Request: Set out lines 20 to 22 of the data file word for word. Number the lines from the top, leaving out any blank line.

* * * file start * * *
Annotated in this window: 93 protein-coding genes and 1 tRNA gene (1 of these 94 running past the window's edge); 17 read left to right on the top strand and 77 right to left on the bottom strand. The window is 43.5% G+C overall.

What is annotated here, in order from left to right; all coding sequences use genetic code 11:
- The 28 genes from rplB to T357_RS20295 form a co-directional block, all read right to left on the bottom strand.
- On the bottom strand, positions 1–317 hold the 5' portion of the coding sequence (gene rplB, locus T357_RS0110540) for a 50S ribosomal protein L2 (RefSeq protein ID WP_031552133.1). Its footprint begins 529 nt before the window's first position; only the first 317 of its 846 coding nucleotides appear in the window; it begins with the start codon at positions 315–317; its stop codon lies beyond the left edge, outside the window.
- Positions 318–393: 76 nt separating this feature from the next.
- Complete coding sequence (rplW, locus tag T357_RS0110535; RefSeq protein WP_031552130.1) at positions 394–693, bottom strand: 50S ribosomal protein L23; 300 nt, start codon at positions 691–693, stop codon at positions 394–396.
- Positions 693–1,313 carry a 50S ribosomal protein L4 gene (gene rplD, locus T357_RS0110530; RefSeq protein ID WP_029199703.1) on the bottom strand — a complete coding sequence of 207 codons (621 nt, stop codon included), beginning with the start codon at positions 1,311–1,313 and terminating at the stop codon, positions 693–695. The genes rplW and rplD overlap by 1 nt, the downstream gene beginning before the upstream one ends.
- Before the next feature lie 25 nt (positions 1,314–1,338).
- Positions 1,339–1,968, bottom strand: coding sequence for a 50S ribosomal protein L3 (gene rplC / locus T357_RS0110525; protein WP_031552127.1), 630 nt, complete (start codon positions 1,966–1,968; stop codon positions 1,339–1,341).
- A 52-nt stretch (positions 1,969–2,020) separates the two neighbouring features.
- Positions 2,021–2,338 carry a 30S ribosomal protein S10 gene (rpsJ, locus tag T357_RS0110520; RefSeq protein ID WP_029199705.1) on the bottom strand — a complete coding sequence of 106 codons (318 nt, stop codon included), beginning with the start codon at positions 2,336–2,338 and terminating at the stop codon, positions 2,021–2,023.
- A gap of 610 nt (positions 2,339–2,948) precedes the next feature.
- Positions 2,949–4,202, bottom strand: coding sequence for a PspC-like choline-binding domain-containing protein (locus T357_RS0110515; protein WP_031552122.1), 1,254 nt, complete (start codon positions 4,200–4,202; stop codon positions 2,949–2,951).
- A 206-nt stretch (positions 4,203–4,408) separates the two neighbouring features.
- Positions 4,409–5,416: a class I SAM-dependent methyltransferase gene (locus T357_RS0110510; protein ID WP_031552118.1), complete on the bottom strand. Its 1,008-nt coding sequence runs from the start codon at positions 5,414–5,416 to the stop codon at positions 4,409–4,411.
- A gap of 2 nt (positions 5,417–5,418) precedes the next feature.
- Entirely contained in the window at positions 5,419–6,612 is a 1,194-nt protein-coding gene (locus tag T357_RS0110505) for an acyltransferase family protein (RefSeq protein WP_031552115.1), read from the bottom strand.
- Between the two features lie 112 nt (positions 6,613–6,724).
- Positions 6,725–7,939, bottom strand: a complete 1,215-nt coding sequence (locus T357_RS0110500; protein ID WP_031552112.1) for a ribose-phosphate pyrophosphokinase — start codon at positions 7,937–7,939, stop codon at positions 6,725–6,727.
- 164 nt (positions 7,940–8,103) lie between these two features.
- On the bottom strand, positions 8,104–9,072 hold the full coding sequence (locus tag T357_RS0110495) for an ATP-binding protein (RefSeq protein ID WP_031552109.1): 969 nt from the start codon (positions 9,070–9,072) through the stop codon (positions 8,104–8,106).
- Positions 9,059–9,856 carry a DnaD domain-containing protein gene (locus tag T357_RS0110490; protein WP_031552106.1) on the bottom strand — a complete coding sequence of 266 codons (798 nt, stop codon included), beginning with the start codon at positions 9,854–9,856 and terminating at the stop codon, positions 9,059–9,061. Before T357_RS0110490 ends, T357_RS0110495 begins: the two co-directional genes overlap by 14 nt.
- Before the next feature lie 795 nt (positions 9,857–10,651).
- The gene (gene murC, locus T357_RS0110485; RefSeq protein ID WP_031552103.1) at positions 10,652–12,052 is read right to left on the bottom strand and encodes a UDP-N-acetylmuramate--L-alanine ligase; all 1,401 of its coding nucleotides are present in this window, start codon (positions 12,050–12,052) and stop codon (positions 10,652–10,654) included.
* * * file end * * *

- 164 nt (positions 7,940–8,103) lie between these two features.
- On the bottom strand, positions 8,104–9,072 hold the full coding sequence (locus tag T357_RS0110495) for an ATP-binding protein (RefSeq protein ID WP_031552109.1): 969 nt from the start codon (positions 9,070–9,072) through the stop codon (positions 8,104–8,106).
- Positions 9,059–9,856 carry a DnaD domain-containing protein gene (locus tag T357_RS0110490; protein WP_031552106.1) on the bottom strand — a complete coding sequence of 266 codons (798 nt, stop codon included), beginning with the start codon at positions 9,854–9,856 and terminating at the stop codon, positions 9,059–9,061. Before T357_RS0110490 ends, T357_RS0110495 begins: the two co-directional genes overlap by 14 nt.